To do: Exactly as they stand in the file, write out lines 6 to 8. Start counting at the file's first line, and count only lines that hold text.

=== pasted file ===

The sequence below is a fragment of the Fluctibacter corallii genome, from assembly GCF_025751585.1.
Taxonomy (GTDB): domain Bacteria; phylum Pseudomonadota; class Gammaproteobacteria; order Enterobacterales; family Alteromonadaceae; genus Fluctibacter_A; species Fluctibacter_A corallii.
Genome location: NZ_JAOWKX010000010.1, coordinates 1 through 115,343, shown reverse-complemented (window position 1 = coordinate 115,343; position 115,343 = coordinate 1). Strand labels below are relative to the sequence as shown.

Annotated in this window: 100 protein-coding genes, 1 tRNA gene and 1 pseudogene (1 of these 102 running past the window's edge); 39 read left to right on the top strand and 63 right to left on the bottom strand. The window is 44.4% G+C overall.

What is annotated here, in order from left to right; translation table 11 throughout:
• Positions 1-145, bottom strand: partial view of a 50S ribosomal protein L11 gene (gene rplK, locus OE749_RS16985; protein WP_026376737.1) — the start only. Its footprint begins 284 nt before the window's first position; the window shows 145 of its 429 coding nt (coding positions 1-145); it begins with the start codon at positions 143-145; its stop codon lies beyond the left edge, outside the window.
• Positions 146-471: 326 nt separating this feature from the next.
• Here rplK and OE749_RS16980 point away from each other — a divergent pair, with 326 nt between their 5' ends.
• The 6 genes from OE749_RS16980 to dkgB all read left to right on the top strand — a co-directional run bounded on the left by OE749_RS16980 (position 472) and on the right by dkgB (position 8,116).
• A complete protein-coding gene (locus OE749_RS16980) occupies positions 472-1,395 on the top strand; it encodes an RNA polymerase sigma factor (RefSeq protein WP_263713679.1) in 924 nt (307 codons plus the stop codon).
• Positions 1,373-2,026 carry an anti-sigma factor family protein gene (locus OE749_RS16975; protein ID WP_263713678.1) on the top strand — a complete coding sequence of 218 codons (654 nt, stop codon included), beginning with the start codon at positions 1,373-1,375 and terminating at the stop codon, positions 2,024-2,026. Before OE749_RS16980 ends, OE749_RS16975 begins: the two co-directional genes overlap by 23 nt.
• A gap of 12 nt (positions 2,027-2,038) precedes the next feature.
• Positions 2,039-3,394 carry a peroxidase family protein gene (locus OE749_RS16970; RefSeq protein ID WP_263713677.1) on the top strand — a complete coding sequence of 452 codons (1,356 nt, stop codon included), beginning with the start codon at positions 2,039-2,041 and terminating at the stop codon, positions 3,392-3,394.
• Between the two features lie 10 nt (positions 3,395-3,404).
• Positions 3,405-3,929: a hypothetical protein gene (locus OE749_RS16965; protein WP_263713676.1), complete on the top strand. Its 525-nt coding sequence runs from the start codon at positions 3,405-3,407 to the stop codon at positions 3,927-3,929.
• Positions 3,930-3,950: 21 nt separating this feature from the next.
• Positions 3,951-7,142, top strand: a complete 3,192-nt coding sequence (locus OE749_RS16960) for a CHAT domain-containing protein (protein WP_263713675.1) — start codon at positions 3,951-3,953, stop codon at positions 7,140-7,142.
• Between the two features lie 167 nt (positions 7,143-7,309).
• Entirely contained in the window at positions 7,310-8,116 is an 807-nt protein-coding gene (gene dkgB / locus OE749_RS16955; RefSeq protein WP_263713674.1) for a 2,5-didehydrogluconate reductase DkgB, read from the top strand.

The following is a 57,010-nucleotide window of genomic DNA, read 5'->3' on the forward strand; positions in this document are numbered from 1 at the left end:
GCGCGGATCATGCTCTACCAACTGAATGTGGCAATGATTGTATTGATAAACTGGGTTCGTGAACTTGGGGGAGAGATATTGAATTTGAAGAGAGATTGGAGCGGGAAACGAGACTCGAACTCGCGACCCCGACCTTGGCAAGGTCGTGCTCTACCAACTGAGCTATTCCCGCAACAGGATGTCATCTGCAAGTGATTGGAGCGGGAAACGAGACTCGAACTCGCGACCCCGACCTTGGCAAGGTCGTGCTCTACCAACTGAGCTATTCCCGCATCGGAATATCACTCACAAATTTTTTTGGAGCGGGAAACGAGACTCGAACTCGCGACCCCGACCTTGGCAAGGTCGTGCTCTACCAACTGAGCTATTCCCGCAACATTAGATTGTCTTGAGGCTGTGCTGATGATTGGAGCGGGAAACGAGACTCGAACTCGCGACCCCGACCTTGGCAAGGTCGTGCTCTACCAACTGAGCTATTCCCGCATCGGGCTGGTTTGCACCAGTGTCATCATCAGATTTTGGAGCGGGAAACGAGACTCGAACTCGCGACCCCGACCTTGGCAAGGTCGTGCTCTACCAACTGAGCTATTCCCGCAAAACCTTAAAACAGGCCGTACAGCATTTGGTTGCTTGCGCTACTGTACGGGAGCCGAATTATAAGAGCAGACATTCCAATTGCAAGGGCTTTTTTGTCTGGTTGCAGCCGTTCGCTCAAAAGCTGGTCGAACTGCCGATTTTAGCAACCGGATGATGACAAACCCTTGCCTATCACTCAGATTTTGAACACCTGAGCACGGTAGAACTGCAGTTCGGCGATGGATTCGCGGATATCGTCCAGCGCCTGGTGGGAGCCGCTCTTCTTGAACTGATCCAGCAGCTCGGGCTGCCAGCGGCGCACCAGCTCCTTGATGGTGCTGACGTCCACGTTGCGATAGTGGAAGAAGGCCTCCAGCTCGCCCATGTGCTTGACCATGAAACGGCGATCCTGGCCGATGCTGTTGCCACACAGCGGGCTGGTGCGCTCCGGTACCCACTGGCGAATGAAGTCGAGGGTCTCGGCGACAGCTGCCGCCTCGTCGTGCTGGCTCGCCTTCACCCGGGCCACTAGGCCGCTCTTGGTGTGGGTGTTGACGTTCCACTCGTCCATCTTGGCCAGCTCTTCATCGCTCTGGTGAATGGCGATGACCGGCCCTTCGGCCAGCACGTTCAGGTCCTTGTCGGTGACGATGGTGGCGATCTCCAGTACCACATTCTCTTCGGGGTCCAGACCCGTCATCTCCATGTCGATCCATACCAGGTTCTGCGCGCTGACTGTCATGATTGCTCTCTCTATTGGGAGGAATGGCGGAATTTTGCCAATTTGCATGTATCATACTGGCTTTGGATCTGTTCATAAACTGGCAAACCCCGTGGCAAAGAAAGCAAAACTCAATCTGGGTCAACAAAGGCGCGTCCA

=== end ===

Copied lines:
• Positions 1-145, bottom strand: partial view of a 50S ribosomal protein L11 gene (gene rplK, locus OE749_RS16985; protein WP_026376737.1) — the start only. Its footprint begins 284 nt before the window's first position; the window shows 145 of its 429 coding nt (coding positions 1-145); it begins with the start codon at positions 143-145; its stop codon lies beyond the left edge, outside the window.
• Positions 146-471: 326 nt separating this feature from the next.
• Here rplK and OE749_RS16980 point away from each other — a divergent pair, with 326 nt between their 5' ends.